At a Glance
Clean and Renewable Energy
Las Vegas, NV
Michael Didyk worked with Caesars Entertainment to assess the feasibility of solar PV, CNG vehicle conversion and the installation of an anaerobic digester.
Michael Didyk participated in Environmental Defense Fund’s 2014 Climate Corps Program as Caesars Entertainment Corporation’s (Caesars) third consecutive fellow in Las Vegas. Didyk was asked to work on three main projects while at Caesars: Solar PV, Compressed Natural Gas (CNG) vehicle conversion and utilizing anaerobic digestion to convert food waste to energy.
Caesars’ strategy on energy has been to focus on demand-side efficiencies such as LED lighting retrofits which provide the most favorable financial and environmental benefits. The company has demonstrated great success by reducing its energy use intensity by 20 percent from 2007-2013. Focusing on conservation and efficiency will position renewables, such as solar PV, to make the greatest impacts as it becomes more feasible.
Recent solar project activity in Las Vegas indicated that perhaps the economics had become more favorable, so Didyk was asked to revisit the feasibility of placing a solar array on the roof of the Caesars Palace Convention Center, which was initially investigated five years ago. Didyk wrote the request for proposal (RFP) for a 1-megawatt (MW) array, structured as a 25-year power purchase agreement (PPA). He led the on-site roof walks, collected the pertinent data for the bidders and provided answers to clarifying questions. While in the middle of the RFP process, NV Energy, the state’s largest electric utility, received approval from its regulating body to expand their existing renewable energy incentive program to include commercial customers. Didyk then analyzed the bids to quantify financial paybacks of the PPA rates against expected cost of electricity in a business as usual scenario during the term of the PPA.
CNG Vehicle Conversion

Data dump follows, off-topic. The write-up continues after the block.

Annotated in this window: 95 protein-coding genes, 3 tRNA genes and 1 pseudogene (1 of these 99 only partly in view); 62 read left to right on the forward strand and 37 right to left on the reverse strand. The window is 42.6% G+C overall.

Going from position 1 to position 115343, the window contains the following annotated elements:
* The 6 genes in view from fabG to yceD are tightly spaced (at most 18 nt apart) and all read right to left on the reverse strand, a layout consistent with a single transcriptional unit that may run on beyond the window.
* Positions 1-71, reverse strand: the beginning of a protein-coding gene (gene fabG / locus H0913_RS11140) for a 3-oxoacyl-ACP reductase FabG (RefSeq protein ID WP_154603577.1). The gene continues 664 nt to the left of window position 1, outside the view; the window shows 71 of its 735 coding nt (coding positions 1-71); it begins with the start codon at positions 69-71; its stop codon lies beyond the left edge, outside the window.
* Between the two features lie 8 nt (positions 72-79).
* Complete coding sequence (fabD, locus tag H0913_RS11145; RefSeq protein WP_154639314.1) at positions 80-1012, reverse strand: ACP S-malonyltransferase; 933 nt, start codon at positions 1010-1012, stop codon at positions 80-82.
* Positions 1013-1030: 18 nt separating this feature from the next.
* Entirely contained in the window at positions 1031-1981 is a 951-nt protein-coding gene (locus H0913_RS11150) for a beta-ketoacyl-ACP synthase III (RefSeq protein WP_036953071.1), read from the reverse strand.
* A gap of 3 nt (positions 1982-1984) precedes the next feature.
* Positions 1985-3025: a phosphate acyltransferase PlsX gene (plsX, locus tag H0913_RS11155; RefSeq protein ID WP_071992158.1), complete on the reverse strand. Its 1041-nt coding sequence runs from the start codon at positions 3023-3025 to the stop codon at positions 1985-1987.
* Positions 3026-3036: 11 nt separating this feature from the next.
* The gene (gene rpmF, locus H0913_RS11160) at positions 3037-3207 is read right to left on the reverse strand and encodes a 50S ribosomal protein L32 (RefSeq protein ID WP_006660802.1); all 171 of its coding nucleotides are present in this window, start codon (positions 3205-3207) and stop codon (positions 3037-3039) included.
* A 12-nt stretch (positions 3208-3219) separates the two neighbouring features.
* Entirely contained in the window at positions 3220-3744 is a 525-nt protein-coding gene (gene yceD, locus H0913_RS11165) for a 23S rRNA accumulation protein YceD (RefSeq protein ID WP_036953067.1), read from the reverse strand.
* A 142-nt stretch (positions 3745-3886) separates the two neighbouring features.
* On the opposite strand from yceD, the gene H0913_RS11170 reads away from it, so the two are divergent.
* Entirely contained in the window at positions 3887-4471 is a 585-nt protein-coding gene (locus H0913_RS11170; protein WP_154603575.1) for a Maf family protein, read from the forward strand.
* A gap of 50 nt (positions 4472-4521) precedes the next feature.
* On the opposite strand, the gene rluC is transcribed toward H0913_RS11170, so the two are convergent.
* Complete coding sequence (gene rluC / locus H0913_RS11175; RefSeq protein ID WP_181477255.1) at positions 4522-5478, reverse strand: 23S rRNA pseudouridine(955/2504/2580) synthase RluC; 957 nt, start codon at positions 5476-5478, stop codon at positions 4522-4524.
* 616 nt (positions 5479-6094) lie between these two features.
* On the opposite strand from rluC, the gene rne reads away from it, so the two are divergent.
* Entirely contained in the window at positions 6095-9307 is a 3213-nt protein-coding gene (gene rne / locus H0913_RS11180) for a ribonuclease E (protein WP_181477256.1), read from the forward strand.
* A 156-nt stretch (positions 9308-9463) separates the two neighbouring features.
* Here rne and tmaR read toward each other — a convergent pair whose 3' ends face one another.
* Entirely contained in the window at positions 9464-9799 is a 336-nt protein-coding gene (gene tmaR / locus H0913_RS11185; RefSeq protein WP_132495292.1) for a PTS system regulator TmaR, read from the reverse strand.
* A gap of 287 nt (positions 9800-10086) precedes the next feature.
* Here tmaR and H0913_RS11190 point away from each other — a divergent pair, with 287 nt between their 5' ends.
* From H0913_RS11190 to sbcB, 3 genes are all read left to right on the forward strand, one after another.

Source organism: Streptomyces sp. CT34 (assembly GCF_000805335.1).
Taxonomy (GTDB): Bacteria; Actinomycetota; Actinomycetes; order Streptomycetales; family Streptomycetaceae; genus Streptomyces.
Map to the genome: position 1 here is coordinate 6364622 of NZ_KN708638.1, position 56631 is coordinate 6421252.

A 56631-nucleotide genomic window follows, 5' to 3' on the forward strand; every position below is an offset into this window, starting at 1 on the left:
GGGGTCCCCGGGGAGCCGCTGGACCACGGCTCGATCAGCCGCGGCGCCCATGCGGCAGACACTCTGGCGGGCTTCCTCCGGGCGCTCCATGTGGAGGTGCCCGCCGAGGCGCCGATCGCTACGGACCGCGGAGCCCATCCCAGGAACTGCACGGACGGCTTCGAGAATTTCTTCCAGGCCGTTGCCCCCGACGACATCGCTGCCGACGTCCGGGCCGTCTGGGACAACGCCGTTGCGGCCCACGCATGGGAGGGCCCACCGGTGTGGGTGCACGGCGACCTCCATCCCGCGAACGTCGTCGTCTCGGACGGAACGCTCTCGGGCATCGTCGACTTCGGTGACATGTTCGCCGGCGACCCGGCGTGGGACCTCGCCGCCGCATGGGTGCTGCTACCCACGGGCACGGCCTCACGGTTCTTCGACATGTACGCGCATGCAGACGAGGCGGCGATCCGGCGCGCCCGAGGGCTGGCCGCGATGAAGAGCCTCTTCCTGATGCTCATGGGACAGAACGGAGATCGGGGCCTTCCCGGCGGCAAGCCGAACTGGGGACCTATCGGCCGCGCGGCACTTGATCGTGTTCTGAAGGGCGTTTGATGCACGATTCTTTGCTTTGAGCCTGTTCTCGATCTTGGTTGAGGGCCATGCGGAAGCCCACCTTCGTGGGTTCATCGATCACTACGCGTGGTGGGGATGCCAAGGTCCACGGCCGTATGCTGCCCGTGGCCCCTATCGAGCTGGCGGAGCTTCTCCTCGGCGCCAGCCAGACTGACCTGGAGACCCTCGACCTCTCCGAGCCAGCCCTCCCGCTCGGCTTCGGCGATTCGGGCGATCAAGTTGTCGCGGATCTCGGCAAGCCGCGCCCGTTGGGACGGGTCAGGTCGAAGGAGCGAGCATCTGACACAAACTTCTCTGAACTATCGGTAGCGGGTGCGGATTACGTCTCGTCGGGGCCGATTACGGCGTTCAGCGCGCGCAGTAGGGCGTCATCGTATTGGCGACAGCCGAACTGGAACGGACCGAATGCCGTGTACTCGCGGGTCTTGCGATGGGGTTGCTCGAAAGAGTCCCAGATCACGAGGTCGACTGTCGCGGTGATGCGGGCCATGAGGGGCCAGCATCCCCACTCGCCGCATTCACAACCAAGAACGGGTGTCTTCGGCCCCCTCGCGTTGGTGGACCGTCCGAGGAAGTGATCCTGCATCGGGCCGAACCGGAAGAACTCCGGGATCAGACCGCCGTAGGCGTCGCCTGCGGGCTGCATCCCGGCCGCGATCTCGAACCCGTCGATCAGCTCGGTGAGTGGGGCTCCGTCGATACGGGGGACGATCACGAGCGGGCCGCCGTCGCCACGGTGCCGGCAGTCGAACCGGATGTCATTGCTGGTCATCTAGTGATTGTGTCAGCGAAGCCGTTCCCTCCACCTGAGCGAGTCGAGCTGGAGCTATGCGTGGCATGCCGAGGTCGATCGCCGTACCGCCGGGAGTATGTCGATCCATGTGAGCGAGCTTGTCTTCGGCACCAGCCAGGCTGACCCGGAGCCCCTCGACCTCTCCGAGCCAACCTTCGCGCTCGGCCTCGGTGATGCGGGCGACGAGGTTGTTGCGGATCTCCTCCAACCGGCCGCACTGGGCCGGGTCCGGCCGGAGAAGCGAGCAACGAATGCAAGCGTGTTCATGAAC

Upfront CNG conversion costs range from about $12,000-15,000 for small cars, to $17,000-$25,000 for limos and buses. Large semi and box trucks range widely from about $15,000-$50,000. Paybacks are accrued mainly with miles driven, since CNG fuel prices are about $1.50-$1.90 per gallon cheaper on an energy equivalency basis, measured in gasoline gallon equivalent. Didyk created a modeling tool that accepts 15 variables as inputs to automatically generate expected financial paybacks and environmental offsets.
With the high volume of guests and vast dining and entertainment offerings, Las Vegas resorts produce a significant amount of food waste. A typical resort will produce on the order of several tons per day. Over the last several years, in an effort to divert this waste from landfills, the company has either sent the food scraps to a composting facility or to nearby pig farms for animal feed.
The company is constantly looking for new and innovative ways to maintain its leadership in environmental stewardship. As such, Didyk was asked to look at anaerobic digestion (AD) as a possible alternative solution. The process of AD breaks organic waste down in an enclosed vessel into three basic components: solid effluent, liquid effluent and biogas. Solid effluent is comparable to topsoil. The liquid effluent is nitrogen enriched and with some basic treatment can be converted into fertilizer. Depending on the feedstock, the biogas contains roughly the same composition of gases as natural gas that is mined from the ground and can be used to create electricity and heat.
The CNG conversion tool Didyk developed is now being used company-wide to easily assess if new vehicle purchases should be converted to CNG. The capital intensive option of an anaerobic digester is currently being assessed for feasibility.